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Moderate fibrosis in patients with alcoholic liver disease is not a benign condition, say investigators who studied the natural history of ALD according to biopsy-proven fibrosis stage.

In a study of 422 patients who were followed for a median of 43 months, 5.8% of patients with no or minimal fibrosis had a liver decompensation event. This compares with 21% (hazard ratio, 3.8; 95% confidence interval, 1.9-7.5; P < .01) of patients with significant fibrosis and 45% (HR, percocet lortab same 9.6; 95% CI, 5.2-18.0; P < .01) of patients with advanced fibrosis, said Ditlev Nytoft Rasmussen, PhD, in an oral presentation at the meeting sponsored by the European Association for the Study of the Liver.

“The most obvious implication of this study is that the stage of fibrosis is a very strong predictor for the prognosis in early asymptomatic alcohol-related liver disease,” he said.

The findings suggest that gastroenterologists do not need to follow patients with no or only minor fibrosis, but patients with significant (F2) fibrosis, or greater, should be closely followed, said Rasmussen, who is with the FLASH Center for Liver Research at Odense (Denmark) University.

A gastroenterologist who was not involved in the study commented on the excess mortality the investigators saw.

“The really striking finding here to me is the excess mortality in the significant fibrosis group. They are not healthy, and some of that excess mortality does appear to be liver related, but some of it may not be liver related,” said Esperance A. Schaefer, MD, MPH, of Massachusetts General Hospital in Boston.

“I think it will be important to be vigilant about the causes of death that are not liver related in patients with significant and advanced fibrosis, and the healthy group,” she said in an interview.

Ewan H. Forrest, MD, from the University of Glasgow, who was not involved in the study, said: “These are a challenging group of patients to identify with early disease. You quite rightly raise the question of how we should follow-up with these patients.”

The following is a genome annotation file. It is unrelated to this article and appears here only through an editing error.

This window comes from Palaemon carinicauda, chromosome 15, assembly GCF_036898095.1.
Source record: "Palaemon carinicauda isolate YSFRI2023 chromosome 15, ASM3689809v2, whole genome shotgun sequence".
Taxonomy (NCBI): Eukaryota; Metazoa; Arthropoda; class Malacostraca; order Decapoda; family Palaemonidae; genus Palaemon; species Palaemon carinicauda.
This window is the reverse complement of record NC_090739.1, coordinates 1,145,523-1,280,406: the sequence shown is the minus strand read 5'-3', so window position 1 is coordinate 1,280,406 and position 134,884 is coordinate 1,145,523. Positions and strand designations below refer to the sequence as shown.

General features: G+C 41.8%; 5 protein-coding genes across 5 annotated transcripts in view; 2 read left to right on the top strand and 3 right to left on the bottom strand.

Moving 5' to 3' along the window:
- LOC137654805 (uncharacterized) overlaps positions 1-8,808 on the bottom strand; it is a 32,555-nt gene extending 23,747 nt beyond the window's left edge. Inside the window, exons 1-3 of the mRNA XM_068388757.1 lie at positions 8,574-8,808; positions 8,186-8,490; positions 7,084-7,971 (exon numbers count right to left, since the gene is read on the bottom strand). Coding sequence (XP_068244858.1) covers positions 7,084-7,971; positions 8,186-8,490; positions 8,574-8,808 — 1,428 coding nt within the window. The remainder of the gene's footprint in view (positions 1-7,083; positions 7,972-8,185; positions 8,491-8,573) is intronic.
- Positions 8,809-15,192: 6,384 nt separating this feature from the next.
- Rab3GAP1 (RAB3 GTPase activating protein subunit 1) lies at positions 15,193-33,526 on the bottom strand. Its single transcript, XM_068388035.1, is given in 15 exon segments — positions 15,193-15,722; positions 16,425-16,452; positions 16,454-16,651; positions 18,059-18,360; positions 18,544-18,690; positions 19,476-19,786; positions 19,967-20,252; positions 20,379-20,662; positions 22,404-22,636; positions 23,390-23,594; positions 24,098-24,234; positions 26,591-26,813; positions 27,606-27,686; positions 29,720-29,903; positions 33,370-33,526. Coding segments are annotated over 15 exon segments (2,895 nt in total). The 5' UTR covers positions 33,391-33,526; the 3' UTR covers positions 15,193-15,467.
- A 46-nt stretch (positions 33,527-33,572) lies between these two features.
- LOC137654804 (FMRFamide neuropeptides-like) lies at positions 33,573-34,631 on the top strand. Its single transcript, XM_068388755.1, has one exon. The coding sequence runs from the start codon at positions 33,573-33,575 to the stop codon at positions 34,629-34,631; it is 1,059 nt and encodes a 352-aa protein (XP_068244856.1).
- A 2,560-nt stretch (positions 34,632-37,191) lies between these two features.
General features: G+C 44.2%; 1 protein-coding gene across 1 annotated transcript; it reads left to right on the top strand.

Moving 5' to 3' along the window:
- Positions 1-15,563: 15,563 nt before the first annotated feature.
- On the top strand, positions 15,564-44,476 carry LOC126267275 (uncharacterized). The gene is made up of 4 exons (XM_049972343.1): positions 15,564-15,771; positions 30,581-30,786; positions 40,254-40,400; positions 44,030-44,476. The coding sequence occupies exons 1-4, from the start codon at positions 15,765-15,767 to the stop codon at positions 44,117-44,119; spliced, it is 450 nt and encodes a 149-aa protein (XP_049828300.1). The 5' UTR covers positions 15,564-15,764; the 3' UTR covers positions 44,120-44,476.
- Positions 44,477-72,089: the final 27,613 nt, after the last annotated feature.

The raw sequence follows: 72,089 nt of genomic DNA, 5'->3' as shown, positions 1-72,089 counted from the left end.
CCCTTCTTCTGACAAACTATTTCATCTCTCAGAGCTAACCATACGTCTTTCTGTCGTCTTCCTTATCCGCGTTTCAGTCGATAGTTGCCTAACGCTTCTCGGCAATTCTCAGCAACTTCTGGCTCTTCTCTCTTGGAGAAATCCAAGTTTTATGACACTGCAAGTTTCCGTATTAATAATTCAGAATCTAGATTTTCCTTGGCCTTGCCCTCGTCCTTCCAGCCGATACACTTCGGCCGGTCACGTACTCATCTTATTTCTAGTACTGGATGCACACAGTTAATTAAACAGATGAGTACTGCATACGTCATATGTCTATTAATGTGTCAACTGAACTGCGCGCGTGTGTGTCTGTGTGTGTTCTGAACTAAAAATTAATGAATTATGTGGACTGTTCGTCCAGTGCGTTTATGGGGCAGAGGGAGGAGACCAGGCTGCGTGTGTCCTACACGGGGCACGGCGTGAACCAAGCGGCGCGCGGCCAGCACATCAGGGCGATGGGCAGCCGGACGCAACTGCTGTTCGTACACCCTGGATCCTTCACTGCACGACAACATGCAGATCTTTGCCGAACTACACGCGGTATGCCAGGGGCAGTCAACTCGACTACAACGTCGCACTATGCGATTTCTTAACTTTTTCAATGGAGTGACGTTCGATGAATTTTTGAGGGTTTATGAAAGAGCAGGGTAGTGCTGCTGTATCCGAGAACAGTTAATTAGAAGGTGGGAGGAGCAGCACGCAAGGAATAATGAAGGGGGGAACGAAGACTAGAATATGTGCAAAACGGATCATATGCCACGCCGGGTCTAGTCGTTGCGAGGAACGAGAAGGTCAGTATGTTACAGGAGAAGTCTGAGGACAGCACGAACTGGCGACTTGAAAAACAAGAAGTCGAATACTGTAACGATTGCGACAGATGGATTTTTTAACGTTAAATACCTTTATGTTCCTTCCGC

Managing Asymptomatic Patients

Although noninvasive tests can identify ALD in the early fibrotic stage, it’s unclear how patients with early asymptomatic disease should be managed, Rasmussen said.

This uncertainty prompted FLASH investigators to study patients with ALD to determine how fibrosis affected outcomes such as decompensation, hospitalization, and death.

They looked at a prospective cohort of patients diagnosed with ALD by biopsy and transient elastography (FibroScan) from 2013 to 2018. Follow-up data for the patients were collected retrospectively from electronic health records or charts.

The patients, who all had alcohol overuse and no history of decompensation or other etiologies at baseline, were classified into three groups: 225 liver-healthy patients with minimal to no fibrosis (F1 or transient elastography <6 kPa kPa); 104 patients with significant fibrosis (F2); and, 93 patients with advanced fibrosis (F3 or F4).

The median patient age was 57 years, and 75% of the patients were men. The patients were followed for 1,149 patient-years.

Findings and Outcomes

During follow-up, 53 patients died, and 51 had a decompensation event: overt hepatoencephalopathy, ascites, variceal bleeding, hepatorenal syndrome, or jaundice. Of the 51 patients, 27 died.

There was a protocol change during the study, with the new protocol stating that patients with transient elastography below 6 kPa could not undergo biopsy. Based on the 106 patients who had both a FibroScan and biopsy, of whom 20% had F2 fibrosis, the investigators calculated that 14 patients who did not undergo biopsy may have been incorrectly classified as having healthy livers, Rasmussen said.

Patients with healthy livers had a significantly better decompensation-free survival rates, with only 5.8% of those with healthy livers having a decompensation event out to 4.5 years, compared with 21% of patients with significant fibrosis or advanced fibrosis.

Within the first year of follow-up, 98% of patients with healthy livers were alive and free of decompensations, compared with 94% with significant fibrosis and 84% with advanced fibrosis. The respective rates at 3 years were 95%, 82%, and 55%.

The percentage of hospital admissions that were liver related was 5% in the healthy-liver group, 24% in the significant group, and 47% in the advanced group.

Ongoing alcohol use during follow-up was also a significant predictor of worse decompensation-free survival (HR, 1.6; P = .04), with two in three decompensation events occurring in patients with alcohol overuse. The effect of alcohol was less strong than fibrosis stage, however, Rasmussen noted.

Schaefer said that “we see individuals who with heavy alcohol use progress much more rapidly than you’d anticipate with the rule of thumb that you see in other diseases of one fibrosis stage every 5-7 years.”

Among the strengths of this study included the use of biopsy and the inclusion of all stages of fibrosis. The investigators acknowledged as potential limitations the retrospective collection of follow-up data, reliance on medical charts to estimate alcohol consumption, and the single-center design.

The study was supported by grants from the European Union’s Horizon 2020 research and innovation program and the Novo Nordisk Foundation Challenge program. Rasmussen, Schaefer, and Forrest reported no conflicts of interest to disclose.

This article originally appeared on MDedge.com, part of the Medscape Professional Network.

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